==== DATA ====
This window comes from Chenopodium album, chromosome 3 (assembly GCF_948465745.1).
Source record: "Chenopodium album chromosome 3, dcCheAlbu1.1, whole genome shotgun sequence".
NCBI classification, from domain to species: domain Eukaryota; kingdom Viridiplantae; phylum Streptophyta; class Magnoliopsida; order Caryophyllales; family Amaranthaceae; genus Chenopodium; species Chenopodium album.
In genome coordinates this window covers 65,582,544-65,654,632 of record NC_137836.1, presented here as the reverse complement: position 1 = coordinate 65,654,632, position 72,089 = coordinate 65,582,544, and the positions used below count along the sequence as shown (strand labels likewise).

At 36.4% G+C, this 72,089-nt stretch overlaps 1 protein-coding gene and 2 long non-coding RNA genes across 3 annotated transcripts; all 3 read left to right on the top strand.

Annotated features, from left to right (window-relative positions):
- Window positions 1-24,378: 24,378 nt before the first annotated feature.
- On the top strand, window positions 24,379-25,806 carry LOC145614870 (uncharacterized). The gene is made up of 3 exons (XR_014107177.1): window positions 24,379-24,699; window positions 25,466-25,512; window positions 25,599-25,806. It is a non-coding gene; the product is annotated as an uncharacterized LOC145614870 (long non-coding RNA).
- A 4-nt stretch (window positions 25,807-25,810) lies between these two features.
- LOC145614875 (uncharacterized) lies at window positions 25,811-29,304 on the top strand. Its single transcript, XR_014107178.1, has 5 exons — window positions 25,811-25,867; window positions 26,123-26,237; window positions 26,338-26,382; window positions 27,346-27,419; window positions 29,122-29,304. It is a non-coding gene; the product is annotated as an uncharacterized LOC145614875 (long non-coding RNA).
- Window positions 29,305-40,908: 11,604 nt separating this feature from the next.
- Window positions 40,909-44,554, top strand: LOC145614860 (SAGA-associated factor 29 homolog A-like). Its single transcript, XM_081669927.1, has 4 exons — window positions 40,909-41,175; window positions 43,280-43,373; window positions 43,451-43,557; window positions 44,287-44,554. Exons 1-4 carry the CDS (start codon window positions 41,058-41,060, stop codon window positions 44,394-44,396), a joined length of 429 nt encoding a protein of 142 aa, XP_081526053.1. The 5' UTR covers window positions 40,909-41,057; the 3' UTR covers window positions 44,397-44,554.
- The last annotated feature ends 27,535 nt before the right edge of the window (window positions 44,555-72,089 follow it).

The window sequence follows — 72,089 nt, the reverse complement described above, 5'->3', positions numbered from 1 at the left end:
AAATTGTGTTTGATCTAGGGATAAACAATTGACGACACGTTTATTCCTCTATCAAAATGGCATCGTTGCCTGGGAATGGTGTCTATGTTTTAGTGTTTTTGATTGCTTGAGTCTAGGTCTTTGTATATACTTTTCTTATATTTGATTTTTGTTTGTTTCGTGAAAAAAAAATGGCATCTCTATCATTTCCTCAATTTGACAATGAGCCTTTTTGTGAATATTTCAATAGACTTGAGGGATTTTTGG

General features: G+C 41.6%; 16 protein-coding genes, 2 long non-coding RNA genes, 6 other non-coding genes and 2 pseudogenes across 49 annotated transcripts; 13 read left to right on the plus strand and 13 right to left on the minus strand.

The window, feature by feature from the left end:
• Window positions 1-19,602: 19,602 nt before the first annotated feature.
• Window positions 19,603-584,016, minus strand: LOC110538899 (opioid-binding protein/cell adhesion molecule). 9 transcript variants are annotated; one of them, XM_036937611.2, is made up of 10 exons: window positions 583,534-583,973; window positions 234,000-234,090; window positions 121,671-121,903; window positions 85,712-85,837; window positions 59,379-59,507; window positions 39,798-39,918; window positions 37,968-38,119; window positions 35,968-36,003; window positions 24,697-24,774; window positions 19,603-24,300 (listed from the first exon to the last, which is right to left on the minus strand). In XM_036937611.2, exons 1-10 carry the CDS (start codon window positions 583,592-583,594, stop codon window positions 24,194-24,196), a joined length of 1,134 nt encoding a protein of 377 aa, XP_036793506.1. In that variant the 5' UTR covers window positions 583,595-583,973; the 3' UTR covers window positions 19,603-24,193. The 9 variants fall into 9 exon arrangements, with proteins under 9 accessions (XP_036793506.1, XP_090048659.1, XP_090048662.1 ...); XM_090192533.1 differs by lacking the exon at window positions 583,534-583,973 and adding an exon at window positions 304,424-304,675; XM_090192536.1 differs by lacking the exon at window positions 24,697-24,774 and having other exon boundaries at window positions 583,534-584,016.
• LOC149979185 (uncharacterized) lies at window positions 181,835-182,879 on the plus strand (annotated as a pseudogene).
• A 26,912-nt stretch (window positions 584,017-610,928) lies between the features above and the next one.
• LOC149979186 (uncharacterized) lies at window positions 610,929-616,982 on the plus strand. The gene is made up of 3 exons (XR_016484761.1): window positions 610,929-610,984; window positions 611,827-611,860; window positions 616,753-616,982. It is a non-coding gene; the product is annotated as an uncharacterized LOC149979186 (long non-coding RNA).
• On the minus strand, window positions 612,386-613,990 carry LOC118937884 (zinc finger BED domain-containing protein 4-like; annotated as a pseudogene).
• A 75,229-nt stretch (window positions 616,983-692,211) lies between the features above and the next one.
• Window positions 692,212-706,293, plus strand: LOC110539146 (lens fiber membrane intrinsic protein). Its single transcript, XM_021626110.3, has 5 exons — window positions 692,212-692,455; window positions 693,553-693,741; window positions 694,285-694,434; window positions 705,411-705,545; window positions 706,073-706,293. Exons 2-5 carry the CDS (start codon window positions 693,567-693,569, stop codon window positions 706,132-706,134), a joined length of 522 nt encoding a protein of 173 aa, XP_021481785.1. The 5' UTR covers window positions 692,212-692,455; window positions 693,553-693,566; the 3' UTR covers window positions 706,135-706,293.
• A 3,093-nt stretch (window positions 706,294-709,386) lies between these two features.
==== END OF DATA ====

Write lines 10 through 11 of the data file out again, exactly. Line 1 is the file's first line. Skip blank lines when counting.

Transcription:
- LOC145614875 (uncharacterized) lies at window positions 25,811-29,304 on the top strand. Its single transcript, XR_014107178.1, has 5 exons — window positions 25,811-25,867; window positions 26,123-26,237; window positions 26,338-26,382; window positions 27,346-27,419; window positions 29,122-29,304. It is a non-coding gene; the product is annotated as an uncharacterized LOC145614875 (long non-coding RNA).
- Window positions 29,305-40,908: 11,604 nt separating this feature from the next.